54. The Counterfeit Agent, Alex Berenson

November

53. The Heist, Dan Silva
52. Jobs-to-be-Done: The Handbook, Chris Spiek and Bob Moesta
51. Rock Breaks Scissors, William Poundstone
50. The American Mission, Matthew Palmer

October

49. How the Light Gets In, Louise Penny
48. The Outlandish Companion, Diana Gabaldon
47. The Brutal Telling, Louise Penny
46. Talk Like TED, Carmine Gallo
45. Driving Honda, Jeffrey Rothfeder

September

44. The First 90 Days, Michael Watkins
43. There Goes Gravity, Lisa Robinson
42. Wild Storm, Richard Castle
41. The March of Mobile Money, Sam Pitroda and Mehul Desai
40. A Trick of the Light, Louise Penny
39. A Rule Against Murder, Louise Penny
38. Rework, Jason Fried

August

37. How the World Sees You, Sally Hogshead
36. The Fires of the Gods, I. J. Parker
35. The Cruelest Month, Louise Penny
34. The Beautiful Mystery, Louise Penny

July

33. Murder on the Home Front, Molly Lefebure
32. Saints of the Shadow Bible, Ian Rankin
31. You are Your Own Gym, Mike Laurer
30. Still Life, Louise Penny

June

29. Let Loose the Dogs, Maureen Jennings
28. Poor Tom is Cold, Maureen Jennings
27. Jony Ive, Leander Kahney

May

26. Any Other Name, Craig Johnson
25. Soccer in Sun and Shadow, Eduardo Galeano
24. How to be Danish, Patrick Kingsley
23. Pitch Perfect, Bill McGowan
22. A Short Guide to a Long Life, David Agus
21. George Washington’s Secret Six, Brian Kilmeade
20. The Janson Option, Paul Garrison
19. The Vikings, Neil Oliver

April

18. The Haunted Monastery, Robert Van Gulik
17. Night Work, Laurie R. King
16. Jeff Bezos and the Age of Amazon, Brad Stone
15. The Mongolian Conspiracy, Rafael Bernal

March

14. The Bourne Retribution, Eric Van Lustbader
13. Judge Dee at Work, Robert Van Gulik
12. Wild Fermentation, Sandor Ellix Katz

February

11. The Chinese Lake Murders, Robert Van Gulik
10. The Chinese Gold Murders, Robert Van Gulik
9. Celebrated Cases of Judge Dee, Robert Van Gulik

January

8. How to Fail at Almost Everything and Still Win Big, Scott Adams
7. Europe Between the Oceans, Barry Cunliffe
6. Feldenkrais:The Busy Person’s Guide to Easier Movement, Frank Wildman
5. A Short History of the Twentieth Century, John Lukacs
4. Spirit of Steamboat, Craig Johnson
3. A Man Without Breath, Philip Kerr
2. A Cook’s Tour, Anthony Bourdain
1. Italian Ways, Tim Parks

[Originally posted on DennisKennedy.Blog (http://denniskennedy.com/blog/)]

View Dennis Kennedy's profile on LinkedIn

Follow my microblog on Twitter – @dkennedyblog. Follow me – @denniskennedy

LinkedIn in One Hour for Lawyers (Second Edition), the new book from Allison Shields and me, is now available (iBook version also available). Our previous book, Facebook in One Hour for Lawyers, is also available (iBook version here). Also still available, The Lawyer’s Guide to Collaboration Tools and Technologies: Smart Ways to Work Together, by Dennis Kennedy and Tom Mighell.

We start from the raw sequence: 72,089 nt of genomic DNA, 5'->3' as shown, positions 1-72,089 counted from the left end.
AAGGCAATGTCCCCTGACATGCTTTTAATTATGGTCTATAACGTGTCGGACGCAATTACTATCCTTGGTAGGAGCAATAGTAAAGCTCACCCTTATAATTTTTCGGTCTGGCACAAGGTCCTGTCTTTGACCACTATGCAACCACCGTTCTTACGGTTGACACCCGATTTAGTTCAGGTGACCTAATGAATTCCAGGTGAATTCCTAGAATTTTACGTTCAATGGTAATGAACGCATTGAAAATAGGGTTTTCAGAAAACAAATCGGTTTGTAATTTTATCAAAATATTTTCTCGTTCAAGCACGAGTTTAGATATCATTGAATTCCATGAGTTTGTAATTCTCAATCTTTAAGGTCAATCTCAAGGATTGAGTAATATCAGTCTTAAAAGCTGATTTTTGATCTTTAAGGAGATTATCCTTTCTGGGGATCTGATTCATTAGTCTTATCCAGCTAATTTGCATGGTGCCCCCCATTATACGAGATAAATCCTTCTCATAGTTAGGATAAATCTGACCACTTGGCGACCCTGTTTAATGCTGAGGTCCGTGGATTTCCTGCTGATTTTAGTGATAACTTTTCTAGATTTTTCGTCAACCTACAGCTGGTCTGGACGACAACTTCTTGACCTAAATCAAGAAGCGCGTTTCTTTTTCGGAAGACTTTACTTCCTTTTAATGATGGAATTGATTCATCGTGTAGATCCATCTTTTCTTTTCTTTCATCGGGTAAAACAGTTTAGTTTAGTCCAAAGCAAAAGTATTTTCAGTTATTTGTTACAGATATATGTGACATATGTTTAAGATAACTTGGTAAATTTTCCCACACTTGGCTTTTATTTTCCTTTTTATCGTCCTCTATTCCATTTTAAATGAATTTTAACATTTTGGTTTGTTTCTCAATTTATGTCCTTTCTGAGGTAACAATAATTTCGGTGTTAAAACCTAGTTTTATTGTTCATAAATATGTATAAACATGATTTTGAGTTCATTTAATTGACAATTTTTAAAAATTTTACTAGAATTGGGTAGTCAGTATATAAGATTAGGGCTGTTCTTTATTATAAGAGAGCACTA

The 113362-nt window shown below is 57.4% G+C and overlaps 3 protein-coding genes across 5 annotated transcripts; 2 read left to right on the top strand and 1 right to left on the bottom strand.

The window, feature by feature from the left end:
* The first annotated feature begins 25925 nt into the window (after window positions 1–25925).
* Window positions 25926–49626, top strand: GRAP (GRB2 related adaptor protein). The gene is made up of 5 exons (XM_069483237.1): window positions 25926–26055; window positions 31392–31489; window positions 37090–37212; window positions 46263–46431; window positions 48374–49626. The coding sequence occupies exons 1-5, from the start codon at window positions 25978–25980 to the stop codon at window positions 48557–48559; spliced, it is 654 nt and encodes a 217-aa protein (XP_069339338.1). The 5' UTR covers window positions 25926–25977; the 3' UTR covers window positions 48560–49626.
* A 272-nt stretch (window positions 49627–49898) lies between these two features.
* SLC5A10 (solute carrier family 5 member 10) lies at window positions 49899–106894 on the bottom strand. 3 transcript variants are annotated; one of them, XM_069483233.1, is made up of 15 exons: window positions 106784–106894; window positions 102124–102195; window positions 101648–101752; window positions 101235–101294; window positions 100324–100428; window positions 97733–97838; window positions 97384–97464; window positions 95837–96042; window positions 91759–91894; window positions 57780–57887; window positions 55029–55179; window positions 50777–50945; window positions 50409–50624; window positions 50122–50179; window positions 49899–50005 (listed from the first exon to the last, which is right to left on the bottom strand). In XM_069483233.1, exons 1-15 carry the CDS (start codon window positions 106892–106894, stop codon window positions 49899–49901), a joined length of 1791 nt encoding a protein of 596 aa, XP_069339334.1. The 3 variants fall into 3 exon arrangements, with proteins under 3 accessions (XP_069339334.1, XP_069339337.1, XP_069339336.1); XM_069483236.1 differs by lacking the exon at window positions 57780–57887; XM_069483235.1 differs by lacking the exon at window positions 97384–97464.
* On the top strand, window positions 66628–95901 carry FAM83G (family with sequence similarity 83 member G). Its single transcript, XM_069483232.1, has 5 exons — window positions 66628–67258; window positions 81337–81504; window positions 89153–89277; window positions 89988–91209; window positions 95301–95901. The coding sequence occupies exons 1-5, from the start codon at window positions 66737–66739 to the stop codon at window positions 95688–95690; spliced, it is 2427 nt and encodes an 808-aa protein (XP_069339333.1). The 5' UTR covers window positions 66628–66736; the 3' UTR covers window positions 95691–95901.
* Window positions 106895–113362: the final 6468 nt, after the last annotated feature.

It’s nice to see LinkedIn in One Hour for Lawyers, Second Edition in the Best Sellers section of the ABA Web Store. A big thank you to readers of this blog who have bought the book.

If you’d like to get a good idea of what’s in the book, the Law Technology Today blog has made available a generous excerpt from the book in a post called Create a LinkedIn Action Plan, courtesy of Lindsay Dawson, whose assistance with getting the word out on our books has been invaluable.

The excerpt comes from the concluding chapter of the book and outlines the three essential building blocks of LinkedIn (Profile, Connections and Participation) and gives three practical action steps, one for each building block. The action steps are simple, concrete actions you can take that require a small investment of time and should improve your results from LinkedIn.

Let me excerpt a bit of that excerpt:

1. Profile.

Your Profile Action Step

Reread and rewrite your Profile summary so that it has an external focus, telling readers exactly what you want them to know about you so that they will want to connect with you.

2. Connections.

Your Connections Action Step

Try to set and reach a reasonable goal for your total number of Con­nections. Reaching fifty Connections will help your Profile strength.

3. Participation.

Your Participation Action Step

Try to post at least one Update per week for a month. Building relation­ships takes time, whether in person or online. Use LinkedIn to identify and gain information about people you have just met or will be meeting, and keep using it to strengthen relationships and expand your network.

There’s more in the post on Law Technology Today.

I’ve really enjoyed getting the chance to speak about what’s in the book on podcasts and webinars recently, but have especially enjoyed spending some one-on-one time helping people improve their approach to LinkedIn, several of whom were not lawyers. Which leads to the question: “What if there were a version of this book not targeted at lawyers and other legal professionals?” Allison and I have heard that question a lot and all I can say is stay tuned for our answer to that question, which will be revealed soon.